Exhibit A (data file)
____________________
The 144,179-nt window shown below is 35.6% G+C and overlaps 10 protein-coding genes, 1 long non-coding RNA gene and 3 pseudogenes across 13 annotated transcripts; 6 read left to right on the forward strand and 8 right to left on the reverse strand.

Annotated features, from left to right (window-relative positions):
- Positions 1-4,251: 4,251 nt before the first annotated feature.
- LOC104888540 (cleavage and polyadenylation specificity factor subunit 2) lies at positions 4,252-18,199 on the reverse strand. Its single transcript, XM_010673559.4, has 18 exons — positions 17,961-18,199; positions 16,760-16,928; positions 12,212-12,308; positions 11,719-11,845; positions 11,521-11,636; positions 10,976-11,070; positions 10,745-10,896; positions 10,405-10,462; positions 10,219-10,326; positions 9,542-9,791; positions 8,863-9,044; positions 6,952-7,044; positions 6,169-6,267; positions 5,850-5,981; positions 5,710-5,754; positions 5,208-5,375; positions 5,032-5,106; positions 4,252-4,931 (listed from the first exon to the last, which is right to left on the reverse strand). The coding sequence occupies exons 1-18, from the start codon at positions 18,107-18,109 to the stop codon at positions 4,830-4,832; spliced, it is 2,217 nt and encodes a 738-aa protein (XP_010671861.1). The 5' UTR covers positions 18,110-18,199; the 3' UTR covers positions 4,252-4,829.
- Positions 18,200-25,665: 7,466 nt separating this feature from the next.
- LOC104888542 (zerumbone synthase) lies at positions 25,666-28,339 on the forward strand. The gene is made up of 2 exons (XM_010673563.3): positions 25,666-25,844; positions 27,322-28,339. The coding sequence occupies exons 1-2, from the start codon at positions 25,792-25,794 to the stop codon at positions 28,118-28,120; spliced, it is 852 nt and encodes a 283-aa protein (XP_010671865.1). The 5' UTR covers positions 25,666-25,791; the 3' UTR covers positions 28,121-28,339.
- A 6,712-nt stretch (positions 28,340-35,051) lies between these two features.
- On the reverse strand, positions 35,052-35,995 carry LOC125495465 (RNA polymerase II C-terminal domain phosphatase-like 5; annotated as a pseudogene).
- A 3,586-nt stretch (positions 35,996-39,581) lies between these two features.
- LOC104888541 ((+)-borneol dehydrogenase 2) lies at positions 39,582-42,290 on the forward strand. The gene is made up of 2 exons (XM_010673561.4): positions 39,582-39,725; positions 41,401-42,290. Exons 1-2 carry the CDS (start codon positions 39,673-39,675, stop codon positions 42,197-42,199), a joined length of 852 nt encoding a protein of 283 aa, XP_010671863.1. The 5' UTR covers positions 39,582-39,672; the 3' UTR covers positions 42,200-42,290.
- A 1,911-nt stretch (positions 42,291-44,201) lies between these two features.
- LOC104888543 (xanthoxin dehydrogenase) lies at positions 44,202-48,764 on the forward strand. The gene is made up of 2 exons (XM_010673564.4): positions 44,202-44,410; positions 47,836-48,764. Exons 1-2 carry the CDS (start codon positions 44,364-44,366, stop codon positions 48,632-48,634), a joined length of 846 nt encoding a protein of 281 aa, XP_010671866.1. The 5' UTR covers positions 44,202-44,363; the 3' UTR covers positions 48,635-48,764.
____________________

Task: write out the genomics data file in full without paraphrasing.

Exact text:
The 144,179-nt window shown below is 35.6% G+C and overlaps 10 protein-coding genes, 1 long non-coding RNA gene and 3 pseudogenes across 13 annotated transcripts; 6 read left to right on the forward strand and 8 right to left on the reverse strand.

Annotated features, from left to right (window-relative positions):
- Positions 1-4,251: 4,251 nt before the first annotated feature.
- LOC104888540 (cleavage and polyadenylation specificity factor subunit 2) lies at positions 4,252-18,199 on the reverse strand. Its single transcript, XM_010673559.4, has 18 exons — positions 17,961-18,199; positions 16,760-16,928; positions 12,212-12,308; positions 11,719-11,845; positions 11,521-11,636; positions 10,976-11,070; positions 10,745-10,896; positions 10,405-10,462; positions 10,219-10,326; positions 9,542-9,791; positions 8,863-9,044; positions 6,952-7,044; positions 6,169-6,267; positions 5,850-5,981; positions 5,710-5,754; positions 5,208-5,375; positions 5,032-5,106; positions 4,252-4,931 (listed from the first exon to the last, which is right to left on the reverse strand). The coding sequence occupies exons 1-18, from the start codon at positions 18,107-18,109 to the stop codon at positions 4,830-4,832; spliced, it is 2,217 nt and encodes a 738-aa protein (XP_010671861.1). The 5' UTR covers positions 18,110-18,199; the 3' UTR covers positions 4,252-4,829.
- Positions 18,200-25,665: 7,466 nt separating this feature from the next.
- LOC104888542 (zerumbone synthase) lies at positions 25,666-28,339 on the forward strand. The gene is made up of 2 exons (XM_010673563.3): positions 25,666-25,844; positions 27,322-28,339. The coding sequence occupies exons 1-2, from the start codon at positions 25,792-25,794 to the stop codon at positions 28,118-28,120; spliced, it is 852 nt and encodes a 283-aa protein (XP_010671865.1). The 5' UTR covers positions 25,666-25,791; the 3' UTR covers positions 28,121-28,339.
- A 6,712-nt stretch (positions 28,340-35,051) lies between these two features.
- On the reverse strand, positions 35,052-35,995 carry LOC125495465 (RNA polymerase II C-terminal domain phosphatase-like 5; annotated as a pseudogene).
- A 3,586-nt stretch (positions 35,996-39,581) lies between these two features.
- LOC104888541 ((+)-borneol dehydrogenase 2) lies at positions 39,582-42,290 on the forward strand. The gene is made up of 2 exons (XM_010673561.4): positions 39,582-39,725; positions 41,401-42,290. Exons 1-2 carry the CDS (start codon positions 39,673-39,675, stop codon positions 42,197-42,199), a joined length of 852 nt encoding a protein of 283 aa, XP_010671863.1. The 5' UTR covers positions 39,582-39,672; the 3' UTR covers positions 42,200-42,290.
- A 1,911-nt stretch (positions 42,291-44,201) lies between these two features.
- LOC104888543 (xanthoxin dehydrogenase) lies at positions 44,202-48,764 on the forward strand. The gene is made up of 2 exons (XM_010673564.4): positions 44,202-44,410; positions 47,836-48,764. Exons 1-2 carry the CDS (start codon positions 44,364-44,366, stop codon positions 48,632-48,634), a joined length of 846 nt encoding a protein of 281 aa, XP_010671866.1. The 5' UTR covers positions 44,202-44,363; the 3' UTR covers positions 48,635-48,764.